9.5 Generalization

9.5.1 Trivalent diagrams

Figure 9.12: Trivalent diagrams and corresponding ultraviolet curves

The trifundamental hypermultiplet consisting of 𝒩=1 chiral multiplets qaαu for a,α,u = 1, 2 played the central role in the analysis so far. Let us introduce a shorthand notation for it, by representing it by a trivalent vertex with labels A, B, C as in Fig. 9.12, signifying the symmetries SU(2)A, SU(2)B, SU(2)C, acting on the indices a, α, u respectively.

The ultraviolet curve for this system is given by a sphere with three punctures A, B, C, and the Seiberg-Witten curve is given by

Σ : λ2 ϕ(z) = 0 (9.5.1)

where ϕ(z) is given by the condition that the coefficients of the double poles are given by μA2, μB2, μC2 at each of the punctures A,B,C, as in (9.3.7).

Now, the SU(2) theory with four flavors can be obtained by taking two copies of trifundamentals, and coupling an SU(2) gauge multiplet to them. We denote it by taking two trivalent vertices, and connecting them by a line, as shown in Fig. 9.12. We put the exponentiated coupling q on the connecting line.

Starting with this trivalent diagram, we can easily write down the Lagrangian of the theory. The free parameters in the theory are the mass parameters μA,B,C,D and the UV coupling q. The ultraviolet curve of this system is given by a sphere with four punctures A, B, C, D, and the Seiberg-Witten curve is given by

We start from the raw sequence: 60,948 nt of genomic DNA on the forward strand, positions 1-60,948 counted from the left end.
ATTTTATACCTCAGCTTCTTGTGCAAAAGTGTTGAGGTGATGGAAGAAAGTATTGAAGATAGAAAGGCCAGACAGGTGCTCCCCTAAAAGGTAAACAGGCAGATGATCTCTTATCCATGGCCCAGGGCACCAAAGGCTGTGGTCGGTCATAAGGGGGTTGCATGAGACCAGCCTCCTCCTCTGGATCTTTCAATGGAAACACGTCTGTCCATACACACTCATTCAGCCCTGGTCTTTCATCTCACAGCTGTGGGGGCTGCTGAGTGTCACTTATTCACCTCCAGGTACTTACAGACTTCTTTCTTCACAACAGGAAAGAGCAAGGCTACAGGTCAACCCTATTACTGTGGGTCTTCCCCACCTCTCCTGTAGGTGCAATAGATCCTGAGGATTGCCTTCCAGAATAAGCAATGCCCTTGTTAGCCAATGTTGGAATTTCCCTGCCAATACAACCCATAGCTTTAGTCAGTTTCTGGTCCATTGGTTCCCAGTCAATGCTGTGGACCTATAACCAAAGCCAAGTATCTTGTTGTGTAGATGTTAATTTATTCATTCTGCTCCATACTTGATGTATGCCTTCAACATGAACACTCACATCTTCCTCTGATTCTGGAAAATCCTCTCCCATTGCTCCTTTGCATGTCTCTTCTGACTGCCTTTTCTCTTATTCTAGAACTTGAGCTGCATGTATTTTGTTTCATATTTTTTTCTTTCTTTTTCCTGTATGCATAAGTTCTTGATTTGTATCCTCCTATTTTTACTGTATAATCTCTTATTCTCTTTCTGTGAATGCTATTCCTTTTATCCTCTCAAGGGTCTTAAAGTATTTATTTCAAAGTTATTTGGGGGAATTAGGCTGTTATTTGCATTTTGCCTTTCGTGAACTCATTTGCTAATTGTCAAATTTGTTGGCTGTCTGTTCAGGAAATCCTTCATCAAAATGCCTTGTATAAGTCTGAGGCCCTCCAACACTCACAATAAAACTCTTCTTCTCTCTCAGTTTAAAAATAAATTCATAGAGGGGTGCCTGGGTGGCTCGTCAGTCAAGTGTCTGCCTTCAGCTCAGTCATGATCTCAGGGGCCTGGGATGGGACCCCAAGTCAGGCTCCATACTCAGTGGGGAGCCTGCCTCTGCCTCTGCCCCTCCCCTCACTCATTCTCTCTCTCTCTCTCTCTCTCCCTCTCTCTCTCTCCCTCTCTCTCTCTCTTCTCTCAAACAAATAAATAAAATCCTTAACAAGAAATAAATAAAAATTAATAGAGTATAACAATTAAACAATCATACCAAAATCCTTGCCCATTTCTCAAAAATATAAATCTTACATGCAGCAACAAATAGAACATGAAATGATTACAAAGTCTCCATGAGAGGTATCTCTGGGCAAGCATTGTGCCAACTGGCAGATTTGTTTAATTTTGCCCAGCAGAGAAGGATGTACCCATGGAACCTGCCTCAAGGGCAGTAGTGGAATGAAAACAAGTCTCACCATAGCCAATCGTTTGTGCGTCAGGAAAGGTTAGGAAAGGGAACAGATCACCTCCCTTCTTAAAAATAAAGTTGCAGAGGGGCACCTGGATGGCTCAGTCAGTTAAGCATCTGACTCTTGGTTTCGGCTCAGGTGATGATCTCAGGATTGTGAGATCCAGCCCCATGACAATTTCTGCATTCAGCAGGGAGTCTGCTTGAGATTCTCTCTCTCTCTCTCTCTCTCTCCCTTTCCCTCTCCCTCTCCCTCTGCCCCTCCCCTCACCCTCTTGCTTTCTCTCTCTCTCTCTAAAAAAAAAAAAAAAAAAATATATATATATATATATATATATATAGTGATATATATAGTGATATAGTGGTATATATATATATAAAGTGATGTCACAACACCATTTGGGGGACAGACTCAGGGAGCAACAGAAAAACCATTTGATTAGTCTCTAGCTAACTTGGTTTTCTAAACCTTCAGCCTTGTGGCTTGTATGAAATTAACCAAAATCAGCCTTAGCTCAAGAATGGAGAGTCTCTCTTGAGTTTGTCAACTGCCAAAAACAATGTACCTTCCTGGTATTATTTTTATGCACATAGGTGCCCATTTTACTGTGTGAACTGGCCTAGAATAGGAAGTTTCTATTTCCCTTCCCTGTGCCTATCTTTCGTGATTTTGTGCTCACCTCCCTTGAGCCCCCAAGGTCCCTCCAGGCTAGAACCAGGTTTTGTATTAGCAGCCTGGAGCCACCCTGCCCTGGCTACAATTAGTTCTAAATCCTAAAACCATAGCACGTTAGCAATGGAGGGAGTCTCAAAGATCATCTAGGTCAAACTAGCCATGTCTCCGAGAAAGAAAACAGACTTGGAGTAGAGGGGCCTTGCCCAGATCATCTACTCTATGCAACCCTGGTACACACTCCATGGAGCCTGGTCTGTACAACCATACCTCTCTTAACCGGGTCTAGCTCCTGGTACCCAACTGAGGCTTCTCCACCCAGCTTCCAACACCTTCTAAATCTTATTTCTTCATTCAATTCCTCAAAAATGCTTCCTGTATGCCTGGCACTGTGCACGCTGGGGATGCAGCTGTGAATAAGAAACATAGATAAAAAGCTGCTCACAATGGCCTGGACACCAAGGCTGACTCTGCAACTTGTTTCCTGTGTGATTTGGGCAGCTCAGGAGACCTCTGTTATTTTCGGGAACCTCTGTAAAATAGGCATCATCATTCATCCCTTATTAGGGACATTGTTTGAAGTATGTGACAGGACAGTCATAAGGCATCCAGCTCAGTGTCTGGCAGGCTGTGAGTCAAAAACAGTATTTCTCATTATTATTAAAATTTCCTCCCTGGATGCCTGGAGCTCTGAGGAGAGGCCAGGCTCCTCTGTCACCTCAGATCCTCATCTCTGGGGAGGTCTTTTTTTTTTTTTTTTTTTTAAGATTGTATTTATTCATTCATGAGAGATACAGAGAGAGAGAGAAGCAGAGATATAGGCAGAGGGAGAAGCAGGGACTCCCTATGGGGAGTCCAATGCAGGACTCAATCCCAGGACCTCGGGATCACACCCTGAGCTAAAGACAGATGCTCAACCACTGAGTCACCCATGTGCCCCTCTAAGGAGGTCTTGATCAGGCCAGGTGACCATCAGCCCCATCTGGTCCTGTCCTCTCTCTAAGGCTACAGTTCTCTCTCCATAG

Σ : λ2 ϕ(z) = 0 (9.5.2)

where ϕ(z) is given by the condition that its residues are given by μX2 at each of the punctures X = A,B,C,D as in (9.2.10). The triality of the SU(2) theory with four flavors, shown already in Fig. 9.11, can be depicted in terms of the trivalent diagrams as in Fig. 9.13.

Figure 9.13: Triality, using trivalent diagrams.

This way, we can regard the trivalent diagram as a shorthand to represent the UV Lagrangian. The Seiberg-Witten solution to this given UV Lagrangian theory is given just by replacing each trivalent vertex with a three punctured sphere, and a connecting line with a connecting tube. This is a surprisingly concise method to obtain the Seiberg-Witten solutions to 𝒩=2 gauge theories.